A tale of friendship found and lost while looking for asparagus in Nogales

NOGALES, Az. – I drove across the border from Nogales, Arizona this past April looking for the fresh-cut, thinned-stemmed asparagus spears you can only get there. Having long ago made a personal rule to spend only pesos while in Mexico, my plan was to use my Bank of America’s debit card to withdraw pesos from the ATM at my “sister” bank, Banco Santander. Banco Santander has several modern, first-class, efficient branches in Nogales, Sonora, which is also known, hereabouts, as our “sister” city. I wanted those pesos to buy a couple of pounds of fresh-cut, thinned-stemmed asparagus spears sold by an enterprising fellow up from the farming community of Imuris, Sonora, 60 miles south.

The community at the intersection of Maxwood and Chaswood will benefit from a societal issue research project by UTEP students. (Guerrero García/

Student project shines light on a neighborhood often victimized after dark

EL PASO – She slept comfortably inside her apartment in the Maxwood neighborhood in east El Paso not knowing that her car was broken into under the cover of the night’s darkness and that her laptop computer had been stolen. Itzel Duran, a junior psychology student at the University of Texas at El Paso, was yet another victim of burglary in that part of town. “It is not the worst part of the city,” said Duran, “but the lack of lighting gives an opportunity to delinquents of vandalism and theft.”

That community at the intersection of Maxwood and Chaswood does not have adequate street lighting and many of the residents have been victims of some type of crime. The residents were unaware that a process existed that they could follow as a community in order to obtain streetlights. As part of a societal issue research project, Duran addressed the issue of inadequate street lighting in her neighborhood and together with her research partners Irasema Cuellar and Sarai Bibriescas managed to obtain the proper lighting for the community by educating the neighbors about the city’s procedures.

Dr. Stacey Sowards (second from left), with UTEP students and forest rangers at Gunung Walat Forest, Indonesia in 2009. (Courtesy of Stacey Sowards)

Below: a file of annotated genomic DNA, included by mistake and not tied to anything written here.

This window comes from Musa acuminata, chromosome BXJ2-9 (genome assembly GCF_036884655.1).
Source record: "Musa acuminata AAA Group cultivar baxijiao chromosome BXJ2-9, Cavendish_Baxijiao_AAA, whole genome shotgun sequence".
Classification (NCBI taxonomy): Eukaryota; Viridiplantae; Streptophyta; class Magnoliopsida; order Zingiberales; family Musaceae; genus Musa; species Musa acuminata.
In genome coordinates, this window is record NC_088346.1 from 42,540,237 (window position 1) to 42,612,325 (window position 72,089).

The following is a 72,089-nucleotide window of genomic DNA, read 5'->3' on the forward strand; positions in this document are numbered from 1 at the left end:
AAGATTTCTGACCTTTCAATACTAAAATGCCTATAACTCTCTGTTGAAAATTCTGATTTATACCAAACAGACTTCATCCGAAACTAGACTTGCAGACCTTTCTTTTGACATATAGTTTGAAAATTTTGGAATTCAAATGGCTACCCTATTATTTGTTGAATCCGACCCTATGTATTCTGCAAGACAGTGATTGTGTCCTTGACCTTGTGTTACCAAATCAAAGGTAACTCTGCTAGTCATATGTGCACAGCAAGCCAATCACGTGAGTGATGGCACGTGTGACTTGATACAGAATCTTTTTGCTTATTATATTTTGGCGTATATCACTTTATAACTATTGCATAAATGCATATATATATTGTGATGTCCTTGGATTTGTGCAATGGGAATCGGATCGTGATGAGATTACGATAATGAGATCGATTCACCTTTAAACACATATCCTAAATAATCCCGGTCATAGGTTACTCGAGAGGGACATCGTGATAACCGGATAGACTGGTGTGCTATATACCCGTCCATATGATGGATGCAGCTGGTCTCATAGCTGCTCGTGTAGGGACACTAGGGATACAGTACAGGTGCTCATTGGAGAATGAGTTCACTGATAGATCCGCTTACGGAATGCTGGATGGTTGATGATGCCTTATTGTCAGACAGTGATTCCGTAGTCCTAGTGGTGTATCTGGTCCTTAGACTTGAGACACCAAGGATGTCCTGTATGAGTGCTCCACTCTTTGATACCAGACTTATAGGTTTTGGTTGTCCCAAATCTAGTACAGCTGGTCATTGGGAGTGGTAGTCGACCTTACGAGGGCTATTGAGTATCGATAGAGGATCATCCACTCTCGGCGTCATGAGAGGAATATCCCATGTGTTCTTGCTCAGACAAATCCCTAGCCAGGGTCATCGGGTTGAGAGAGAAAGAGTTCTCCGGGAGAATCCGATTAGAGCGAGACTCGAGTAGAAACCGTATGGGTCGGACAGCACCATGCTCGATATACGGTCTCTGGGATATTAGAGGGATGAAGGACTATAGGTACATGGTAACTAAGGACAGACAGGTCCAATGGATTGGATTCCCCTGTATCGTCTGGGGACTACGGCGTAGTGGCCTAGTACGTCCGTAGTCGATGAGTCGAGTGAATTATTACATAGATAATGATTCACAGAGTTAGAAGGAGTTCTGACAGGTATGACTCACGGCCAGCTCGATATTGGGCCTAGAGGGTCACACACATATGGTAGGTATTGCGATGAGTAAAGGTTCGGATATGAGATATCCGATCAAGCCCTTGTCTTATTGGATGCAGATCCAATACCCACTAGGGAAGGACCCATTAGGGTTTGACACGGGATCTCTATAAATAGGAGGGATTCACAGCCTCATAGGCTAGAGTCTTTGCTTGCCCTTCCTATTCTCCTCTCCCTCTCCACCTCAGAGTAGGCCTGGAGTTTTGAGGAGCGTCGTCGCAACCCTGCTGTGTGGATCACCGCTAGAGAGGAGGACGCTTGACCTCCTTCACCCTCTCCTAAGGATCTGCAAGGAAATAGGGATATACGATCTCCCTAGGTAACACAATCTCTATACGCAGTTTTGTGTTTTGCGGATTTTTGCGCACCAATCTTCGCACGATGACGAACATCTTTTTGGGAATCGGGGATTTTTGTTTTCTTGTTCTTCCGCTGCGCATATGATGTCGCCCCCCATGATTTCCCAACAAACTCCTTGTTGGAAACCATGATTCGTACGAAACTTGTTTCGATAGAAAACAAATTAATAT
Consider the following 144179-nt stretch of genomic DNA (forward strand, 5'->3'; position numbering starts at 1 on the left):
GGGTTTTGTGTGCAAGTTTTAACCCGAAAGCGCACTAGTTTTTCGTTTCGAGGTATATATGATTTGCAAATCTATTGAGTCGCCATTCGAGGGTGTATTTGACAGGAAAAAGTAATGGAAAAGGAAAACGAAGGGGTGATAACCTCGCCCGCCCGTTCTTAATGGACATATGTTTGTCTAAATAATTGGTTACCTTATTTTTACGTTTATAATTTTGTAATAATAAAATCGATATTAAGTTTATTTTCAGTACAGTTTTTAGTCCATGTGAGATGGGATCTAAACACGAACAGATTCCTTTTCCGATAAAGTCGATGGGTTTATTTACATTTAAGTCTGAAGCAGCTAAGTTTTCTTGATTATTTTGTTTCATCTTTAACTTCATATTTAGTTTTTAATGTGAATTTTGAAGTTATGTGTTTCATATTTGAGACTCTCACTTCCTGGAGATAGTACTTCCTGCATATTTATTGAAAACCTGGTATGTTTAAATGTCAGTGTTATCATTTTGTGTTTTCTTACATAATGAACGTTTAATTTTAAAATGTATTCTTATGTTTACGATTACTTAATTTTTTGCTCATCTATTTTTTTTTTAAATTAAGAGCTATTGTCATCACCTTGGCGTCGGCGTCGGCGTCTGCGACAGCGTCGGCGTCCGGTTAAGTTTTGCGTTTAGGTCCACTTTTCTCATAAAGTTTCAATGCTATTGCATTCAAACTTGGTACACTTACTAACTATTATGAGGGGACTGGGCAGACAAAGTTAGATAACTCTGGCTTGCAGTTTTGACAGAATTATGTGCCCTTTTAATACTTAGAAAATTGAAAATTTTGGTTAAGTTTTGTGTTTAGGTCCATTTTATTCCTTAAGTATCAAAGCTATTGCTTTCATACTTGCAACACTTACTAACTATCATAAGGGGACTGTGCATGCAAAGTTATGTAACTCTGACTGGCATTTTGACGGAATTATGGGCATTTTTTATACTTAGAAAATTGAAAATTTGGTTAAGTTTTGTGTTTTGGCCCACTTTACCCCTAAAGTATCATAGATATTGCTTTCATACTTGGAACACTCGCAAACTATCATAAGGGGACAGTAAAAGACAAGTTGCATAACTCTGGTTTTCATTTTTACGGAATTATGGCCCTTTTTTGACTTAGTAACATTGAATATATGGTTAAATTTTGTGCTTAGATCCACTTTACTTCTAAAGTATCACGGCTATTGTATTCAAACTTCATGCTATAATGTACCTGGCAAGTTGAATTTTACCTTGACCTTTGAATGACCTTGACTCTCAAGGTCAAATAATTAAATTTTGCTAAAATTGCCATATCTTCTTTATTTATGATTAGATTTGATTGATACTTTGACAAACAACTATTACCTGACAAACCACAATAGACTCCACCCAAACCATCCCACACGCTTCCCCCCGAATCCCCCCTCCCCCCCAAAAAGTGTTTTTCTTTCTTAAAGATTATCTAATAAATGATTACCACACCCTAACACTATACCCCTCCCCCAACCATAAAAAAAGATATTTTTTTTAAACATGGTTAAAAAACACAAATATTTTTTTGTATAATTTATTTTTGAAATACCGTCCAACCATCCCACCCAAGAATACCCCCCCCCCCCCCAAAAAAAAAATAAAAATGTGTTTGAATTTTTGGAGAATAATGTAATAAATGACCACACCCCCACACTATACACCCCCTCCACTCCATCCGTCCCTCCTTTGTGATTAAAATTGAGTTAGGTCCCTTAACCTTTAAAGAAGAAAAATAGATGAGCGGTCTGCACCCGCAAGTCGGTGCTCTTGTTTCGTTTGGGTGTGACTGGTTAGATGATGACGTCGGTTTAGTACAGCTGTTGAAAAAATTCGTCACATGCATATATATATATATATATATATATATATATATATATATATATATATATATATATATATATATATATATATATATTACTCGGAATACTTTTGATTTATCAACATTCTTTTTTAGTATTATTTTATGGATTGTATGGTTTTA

$1 million AID grant to promote UTEP program in environmental conservation in communication

EL PASO – When Stacey Sowards’ parents moved to tropical East Kalimantan in Indonesia during her last year at Colorado College, little did she know that the new experience would guide her future academic achievements. Sowards, an Associate Professor in the Department of Communication at the University of Texas at El Paso, first experienced Indonesia in 1994. It was not long before she started teaching Intercultural Communication at different locations in East Kalimantan. She wrote her doctoral dissertation about environmental organizations working to protect orangutans in Indonesia. Sowards received a Fulbright scholarship in 2000 that allowed her to live in Indonesia for about a year and she has returned numerous times since then.

(Lazaro Gamio/New York Institute)

Compensation for crime victims differs among Arizona counties

TUCSON, Ariz. – In Arizona, victims of violent crime have access to as much as $20,000 to help pay for funerals and other expenses. But officials and a report by Arizona State University assert that there’s a wide variation in how counties in the state disburse the money. The study, released in August by Bill Hart, a senior policy analyst at Arizona State University, called the crime victims compensation program “among Arizona’s best-kept secrets.”

According to the report, the total number of claims filed in Arizona by victims seeking compensation decreased 25 percent between 2002 and 2010. In the same period, the number of claims approved decreased 19.5 percent, to 1,238 from 1,538.